When I was a child in Brooklyn in the 70s we used to sing a song about the four sons of the haggadah, to the tune of “My Darling Clementine”. The wise son pleased his father by asking about the customs of the seder:
“Of the customs of the seder would you please explain the laws”
of the something something something “would you please explain the cause”.
But his brother, the wicked son, did not make his father happy:
“what does all this mean to you?
The father was upset [something like this] and his grief and anger grew
IF yourself, you don’t consider as a son of Yisrael
Then for you this has no meaning, you may be a slave as well.”
This interpretation always baffled and upset me. The wicked son is branded as wicked for asking a reasonable question. The father’s response is disproportionate — crazy; for a tradition that vaunts itself and displays openness to questioning, why does the father call him a slave? Isn’t it in fact un-slavelike to be willing to risk his father’s displeasure and ask the question?
It struck close to home because I lived (as everyone does) in a time of transition. For some Jews, post-Holocaust, the traditions of Judaism needed re-interpretation and re-appropriation, while others thought the lesson of Hitler was to cling to these traditions even tighter. The song seemed to be taking the side of the orthodox against the reformed — if you have any questions you should be kicked out. If you ask questions that means considering yourself separate from the Jewish people. What an awful message! Compared to the brave wicked son, the wise son seemed like a priss, asking his father softball questions to which he knew the answer, presumably to make his brother look bad and bask in the extra love that the parental displeasure at his brother earned him.
And coupled with that — why the inclusion of both a simple son and a son unable to ask? Are those two categories of not-being-quite-with-it really so different that they each deserve their own son in the hagaddah?
The first chink of light in the shell of banality that surrounded the story of the four sons came for me in the Hasidic insight that the best son is really the one who is unable to ask. The one who is unable to ask is open and Zen-like. He’s not imposing his categories on reality. He is a perfect Heidegerrian, open tot he solicitation of the moment.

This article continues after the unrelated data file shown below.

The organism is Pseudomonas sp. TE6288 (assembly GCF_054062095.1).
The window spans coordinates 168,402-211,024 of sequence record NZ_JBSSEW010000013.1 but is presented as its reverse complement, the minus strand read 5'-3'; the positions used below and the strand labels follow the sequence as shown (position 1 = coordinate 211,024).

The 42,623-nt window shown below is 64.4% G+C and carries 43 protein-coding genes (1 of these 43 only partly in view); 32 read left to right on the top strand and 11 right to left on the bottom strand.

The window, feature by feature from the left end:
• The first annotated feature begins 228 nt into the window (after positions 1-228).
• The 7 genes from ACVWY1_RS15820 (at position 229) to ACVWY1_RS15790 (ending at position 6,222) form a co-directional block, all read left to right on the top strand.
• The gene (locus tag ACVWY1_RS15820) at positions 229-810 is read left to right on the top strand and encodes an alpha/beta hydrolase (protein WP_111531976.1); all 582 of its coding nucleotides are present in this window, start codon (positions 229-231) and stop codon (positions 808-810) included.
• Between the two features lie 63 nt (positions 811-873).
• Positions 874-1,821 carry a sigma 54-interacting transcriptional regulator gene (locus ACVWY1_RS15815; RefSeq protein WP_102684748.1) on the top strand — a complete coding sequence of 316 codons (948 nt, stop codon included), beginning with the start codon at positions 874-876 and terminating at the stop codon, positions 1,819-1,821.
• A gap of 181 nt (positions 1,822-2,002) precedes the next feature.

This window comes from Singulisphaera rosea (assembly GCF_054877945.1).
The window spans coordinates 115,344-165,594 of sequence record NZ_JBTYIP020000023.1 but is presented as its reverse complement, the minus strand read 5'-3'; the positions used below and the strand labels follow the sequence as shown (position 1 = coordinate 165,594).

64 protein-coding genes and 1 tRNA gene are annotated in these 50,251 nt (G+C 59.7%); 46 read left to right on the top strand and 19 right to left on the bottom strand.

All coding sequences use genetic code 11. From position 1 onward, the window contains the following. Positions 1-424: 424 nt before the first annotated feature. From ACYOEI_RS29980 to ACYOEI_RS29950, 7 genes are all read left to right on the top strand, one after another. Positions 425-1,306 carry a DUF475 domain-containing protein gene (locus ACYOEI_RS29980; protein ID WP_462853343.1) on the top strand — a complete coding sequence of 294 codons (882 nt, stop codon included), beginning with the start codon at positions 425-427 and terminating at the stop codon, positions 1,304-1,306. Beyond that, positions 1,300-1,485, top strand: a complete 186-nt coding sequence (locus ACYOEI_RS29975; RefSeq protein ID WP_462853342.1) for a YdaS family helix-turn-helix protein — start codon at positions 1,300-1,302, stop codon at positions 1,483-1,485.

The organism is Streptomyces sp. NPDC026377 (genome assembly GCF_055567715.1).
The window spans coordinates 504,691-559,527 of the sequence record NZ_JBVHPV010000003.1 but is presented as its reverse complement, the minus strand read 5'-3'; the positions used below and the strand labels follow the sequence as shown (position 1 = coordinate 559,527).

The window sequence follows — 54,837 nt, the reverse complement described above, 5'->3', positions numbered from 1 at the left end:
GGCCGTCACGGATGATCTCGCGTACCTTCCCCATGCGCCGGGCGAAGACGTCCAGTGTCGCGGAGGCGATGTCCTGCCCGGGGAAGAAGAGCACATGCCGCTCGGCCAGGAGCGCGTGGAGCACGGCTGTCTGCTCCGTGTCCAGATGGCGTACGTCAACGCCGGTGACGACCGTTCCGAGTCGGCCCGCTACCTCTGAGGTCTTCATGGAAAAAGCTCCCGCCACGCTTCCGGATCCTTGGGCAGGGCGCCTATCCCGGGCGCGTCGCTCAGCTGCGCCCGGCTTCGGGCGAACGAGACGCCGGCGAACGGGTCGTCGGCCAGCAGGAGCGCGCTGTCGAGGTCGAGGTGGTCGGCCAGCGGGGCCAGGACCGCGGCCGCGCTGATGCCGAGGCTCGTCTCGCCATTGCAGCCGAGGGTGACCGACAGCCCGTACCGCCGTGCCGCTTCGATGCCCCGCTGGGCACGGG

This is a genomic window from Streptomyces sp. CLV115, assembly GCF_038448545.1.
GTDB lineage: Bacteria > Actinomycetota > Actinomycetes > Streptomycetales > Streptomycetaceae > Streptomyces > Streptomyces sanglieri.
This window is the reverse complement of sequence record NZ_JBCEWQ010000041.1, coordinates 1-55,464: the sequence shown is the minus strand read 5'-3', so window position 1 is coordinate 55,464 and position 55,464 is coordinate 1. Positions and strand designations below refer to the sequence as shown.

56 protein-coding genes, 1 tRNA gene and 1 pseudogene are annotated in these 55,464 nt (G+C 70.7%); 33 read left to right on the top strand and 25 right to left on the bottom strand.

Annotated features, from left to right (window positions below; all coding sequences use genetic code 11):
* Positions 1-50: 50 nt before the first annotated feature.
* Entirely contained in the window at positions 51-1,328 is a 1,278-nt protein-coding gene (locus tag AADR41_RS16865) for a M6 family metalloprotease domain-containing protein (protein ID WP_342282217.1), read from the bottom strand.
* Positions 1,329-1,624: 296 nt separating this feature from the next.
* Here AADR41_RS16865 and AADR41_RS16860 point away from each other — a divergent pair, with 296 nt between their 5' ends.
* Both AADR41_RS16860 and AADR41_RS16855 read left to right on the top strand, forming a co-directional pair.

This was a cool insight but how to square it with the wise/wicked story set to the tune of “Darling Clementine”?
I believe the answer is forthcoming if we look at this as a story not with four characters but with five. There are four sons and one father. Two of the characters have a bad relationship — the father and the son he calls “wicked”. The wicked son has some problems with his father. Maybe his problems are about the dead Egyptians and how his family has earned freedom at the cost of dead Egyptian children. Maybe his problems are with how his father earned his money. Maybe with more contemporary injustices in the Middle East.
The song is right — the son’s questions cause grief and anger to the father. He can’t stand to be dragged into the light by his son’s questions. His son asks questions that make him feel pain of a trauma that he wishes to bury. He lashes out and enacts the slaying of the first born again.
Standing by is the wise son who does not rock the boat. Standing by is also the son who just asks “What is happening here? What is going on in my family? What is this?”
And also standing by the son with the most basic, primal response to witnessing trauma: he is struck dumb. Speechless before the family drama, his father’s shame,his brother’s shame, and the horror of it all.
I worked on “Malcolm in the Middle” with an actor named Kevin Thompson. Kevin was a little person. Kevin’s appearance would usually strike children dumb. They would stare rudely and gape but be too afraid of embarrassment to ask what his deal was. They were on some level suffering the narcissistic shame we feel when seeing another’s disability— if you never grew up does that mean I never will? And if I do and you don’t what kind of world is this?
Kevin always took the first step towards communication. “Are you wondering why I’m shorter than a regular adult?” YES YES YES the kids would answer joyfully. And Kevin would tell them.
The great kabbalist Isaac Luria, the Ari teaches that the soul is quinpartite — it has five parts. That’s what these five are — the guilty father, the accusing son, the son who curries favor, the son wanting to know what’s going on, the son struck dumb by the trauma of it all. Like Kevin the authors of the Haggadah give us a setting in which we can start talking — both to the different disparate parts of ourselves, all the various father and sons within us — and to our real biological fathers and brothers and sons.
Where are the mothers and sisters and daughters in this story? What does their absence show us, and what would their inclusion do? A good question for the seder.